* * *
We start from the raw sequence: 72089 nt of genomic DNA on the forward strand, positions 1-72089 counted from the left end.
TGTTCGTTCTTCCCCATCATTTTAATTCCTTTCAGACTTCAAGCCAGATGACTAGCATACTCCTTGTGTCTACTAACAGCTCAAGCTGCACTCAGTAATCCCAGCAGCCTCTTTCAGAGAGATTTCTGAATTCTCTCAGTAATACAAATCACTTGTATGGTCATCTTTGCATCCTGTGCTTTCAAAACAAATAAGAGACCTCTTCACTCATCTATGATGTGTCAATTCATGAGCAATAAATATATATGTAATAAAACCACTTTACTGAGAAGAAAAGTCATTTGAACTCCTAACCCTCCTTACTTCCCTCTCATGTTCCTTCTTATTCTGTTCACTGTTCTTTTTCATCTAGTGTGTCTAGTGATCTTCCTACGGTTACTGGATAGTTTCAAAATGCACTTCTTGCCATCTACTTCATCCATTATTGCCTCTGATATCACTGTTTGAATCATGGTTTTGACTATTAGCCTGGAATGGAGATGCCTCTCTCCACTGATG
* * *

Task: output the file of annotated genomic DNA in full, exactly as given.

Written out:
We start from the raw sequence: 72089 nt of genomic DNA on the forward strand, positions 1-72089 counted from the left end.
TGTTCGTTCTTCCCCATCATTTTAATTCCTTTCAGACTTCAAGCCAGATGACTAGCATACTCCTTGTGTCTACTAACAGCTCAAGCTGCACTCAGTAATCCCAGCAGCCTCTTTCAGAGAGATTTCTGAATTCTCTCAGTAATACAAATCACTTGTATGGTCATCTTTGCATCCTGTGCTTTCAAAACAAATAAGAGACCTCTTCACTCATCTATGATGTGTCAATTCATGAGCAATAAATATATATGTAATAAAACCACTTTACTGAGAAGAAAAGTCATTTGAACTCCTAACCCTCCTTACTTCCCTCTCATGTTCCTTCTTATTCTGTTCACTGTTCTTTTTCATCTAGTGTGTCTAGTGATCTTCCTACGGTTACTGGATAGTTTCAAAATGCACTTCTTGCCATCTACTTCATCCATTATTGCCTCTGATATCACTGTTTGAATCATGGTTTTGACTATTAGCCTGGAATGGAGATGCCTCTCTCCACTGATG